The Rebel Yell
By: Jared Goode and Zac Hestand
From J to Z: 'V for Vendetta'
Move over Ebert and Roeper, The Rebel Yell's Jared Goode and Zac Hestand are giving the thumbs up
Having recently been criticized for being overly "preachy" in my reviews (by the president of Zac's fan club, no doubt—they are a confrontational bunch!) I will attempt to step back with "V for Vendetta" and let the film do its own preaching. And it does.
The film was scripted by Andy and Larry "The Matrix" Wachowski but, luckily, does not contain the overwhelming, oftentimes confusing, brainy verbosity of "The Matrix Reloaded." However, it does have a headiness all its own and is not the action film the trailer may lead you to expect. The action sequences in "V" are relatively minimal, and while alone they prove interesting to witness, slow-motion "Matrix"-style knife fighting just doesn't correlate with the exposition-heavy, talking head tone of the movie.
Through recommendation of my comic aficionado co-worker Barney, I actually read the graphic novel by Alan Moore, most illustrations by David Lloyd, which served as source material for "V." Moore requested to not have his name associated with the production, supposedly because of the oversimplification of the story's hero (or maybe it's because Moore's "League of Extraordinary Gentlemen" was horribly adapted to screen). Despite the author's lack of acclaim for the film, it does an effective job capturing the spirit of the book, lifting a great deal directly from the source material and omitting subplots that would only clutter a two-hour movie.
When "V" was written in the 1980s, it was meant primarily as a criticism of the Margaret Thatcher government in England at the time. The film does its own share of criticism, though the current American administration seems to be the one on trial. Individuals could perceive "V"'s politics as possibly pro-terrorism (which, when going beyond the literal, seems something of a stretch) or simply pro-people (neither of which are terms generally associated with America's leadership at present).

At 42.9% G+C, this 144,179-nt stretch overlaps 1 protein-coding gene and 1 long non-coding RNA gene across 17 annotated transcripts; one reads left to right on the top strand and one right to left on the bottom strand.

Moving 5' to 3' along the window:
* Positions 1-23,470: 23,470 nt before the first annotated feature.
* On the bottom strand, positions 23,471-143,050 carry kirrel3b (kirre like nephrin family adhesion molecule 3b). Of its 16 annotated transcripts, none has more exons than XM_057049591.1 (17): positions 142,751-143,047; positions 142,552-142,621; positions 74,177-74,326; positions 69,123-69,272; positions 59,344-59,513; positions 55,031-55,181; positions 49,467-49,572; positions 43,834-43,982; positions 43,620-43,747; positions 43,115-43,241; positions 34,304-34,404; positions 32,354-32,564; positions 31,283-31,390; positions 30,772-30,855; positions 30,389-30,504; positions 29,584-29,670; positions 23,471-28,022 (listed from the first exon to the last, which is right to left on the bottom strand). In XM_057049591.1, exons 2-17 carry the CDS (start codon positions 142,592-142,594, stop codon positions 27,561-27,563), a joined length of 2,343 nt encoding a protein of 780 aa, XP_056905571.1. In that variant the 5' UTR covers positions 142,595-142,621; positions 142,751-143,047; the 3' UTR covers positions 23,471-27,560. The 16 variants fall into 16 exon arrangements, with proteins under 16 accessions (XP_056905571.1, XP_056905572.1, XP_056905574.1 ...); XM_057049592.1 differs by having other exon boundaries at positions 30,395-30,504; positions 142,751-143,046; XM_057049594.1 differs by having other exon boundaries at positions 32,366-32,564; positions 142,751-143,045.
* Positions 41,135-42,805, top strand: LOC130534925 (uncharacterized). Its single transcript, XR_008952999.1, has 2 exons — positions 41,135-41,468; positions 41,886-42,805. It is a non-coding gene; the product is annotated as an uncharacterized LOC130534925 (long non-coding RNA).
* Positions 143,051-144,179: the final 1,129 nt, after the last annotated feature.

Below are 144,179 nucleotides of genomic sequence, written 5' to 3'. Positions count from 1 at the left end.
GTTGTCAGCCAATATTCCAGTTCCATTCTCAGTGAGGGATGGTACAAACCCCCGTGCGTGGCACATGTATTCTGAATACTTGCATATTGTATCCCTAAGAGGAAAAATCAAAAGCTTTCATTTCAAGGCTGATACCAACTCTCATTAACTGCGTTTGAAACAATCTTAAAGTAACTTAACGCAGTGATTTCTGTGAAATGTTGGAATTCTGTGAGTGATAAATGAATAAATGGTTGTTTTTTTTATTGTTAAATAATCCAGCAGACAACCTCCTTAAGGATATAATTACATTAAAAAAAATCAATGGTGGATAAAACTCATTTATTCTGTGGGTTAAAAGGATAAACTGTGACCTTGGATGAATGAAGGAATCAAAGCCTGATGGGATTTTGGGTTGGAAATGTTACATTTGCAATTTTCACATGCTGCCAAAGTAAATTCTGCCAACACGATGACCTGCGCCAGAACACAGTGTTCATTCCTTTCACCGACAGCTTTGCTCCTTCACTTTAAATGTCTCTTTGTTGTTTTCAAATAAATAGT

While "V for Vendetta" is slow-paced and coldly mechanical at times, it also brings something fresh to the comic book-turned-movie genre and is not surreptitious about its politics. Natalie Portman delivers a great turn as Evey, our protagonist, and Hugo Weaving does just fine behind the Guy Fawkes mask sported by V. There is nothing individualistic about James McTeigue's technique as director—he is clearly from "The Matrix" school of filmmaking—a style which lends well to futuristic fascist London, but assigns absolutely no directorial signature to McTeigue's debut film.
"V" is a wonderfully realized film, but may also prove a prime target for conservatives on the lookout for an agenda which dissents from their own. And maybe I've been too preachy, but a writer should not be afraid of his critics. The critics should be afraid of the writer.
By: Jared Goode
It is about time that we saw a decent movie, Jared. I am never going to forgive you for having me waste two hours with "Hostel" and other movies of that caliber. Actually, I will forgive; grudges are superfluous.
We are in London, the new world superpower. The United States is in turmoil, and the United Kingdom is now under the Fascist Regime of Adam Sutler (John Hurt). Houses are tapped, curfew is 10 p.m. and any criticism toward the Government can lead to flogging and other such acts.
Evey (Natalie Portman), works for the BTN (British Television Network). Out past curfew, a group of men harass her, and to her aide comes V (Hugo Weaving, a.k.a. Agent Smith from "The Matrix"), a vigilante who wants to end the Sutler regime and restore personal freedoms to the British people.
V dons a mask resembling the face of Guy Fawks, who in 1605 attempted to blow up Parliament; V intends to do the same, in the name of freedom, of course. Will he succeed in his quest? I seriously urge you readers to see this for yourselves.
Though based on a graphic novel, "V for Vendetta" wears a more literary source on its sleeve: George Orwell's "1984." With its totalitarian society, ominous brute force (Thought Police, anyone?) and an individual willing to take it down makes for inspiring entertainment. Orwell would be smiling at V.
This fictional world draws parallels to events going on today. Censorship, oppression and violent rioting are not a thing of the imagination. "V for Vendetta" mirrors what is happening now and as a vision of things to come, much like how "Clockwork Orange" predicted the level of violence among the youth culture when it was published more than 40 years ago.
The Wachowski Brothers, who brought us "The Matrix," adapted "V." These guys know how to create science fiction for the intelligent viewer out there.
This film is a steak, a nice, meaty steak. It's an intelligent and frightening alternative compared to marshmallows like "Hulk" or "Batman and Robin." It has action like these movies, and amazing fight sequences, but what this movie has that these two do not have is a heart and soul. So come, I invite you over for a steak, and who knows, you may want seconds.
By: Zac Hestand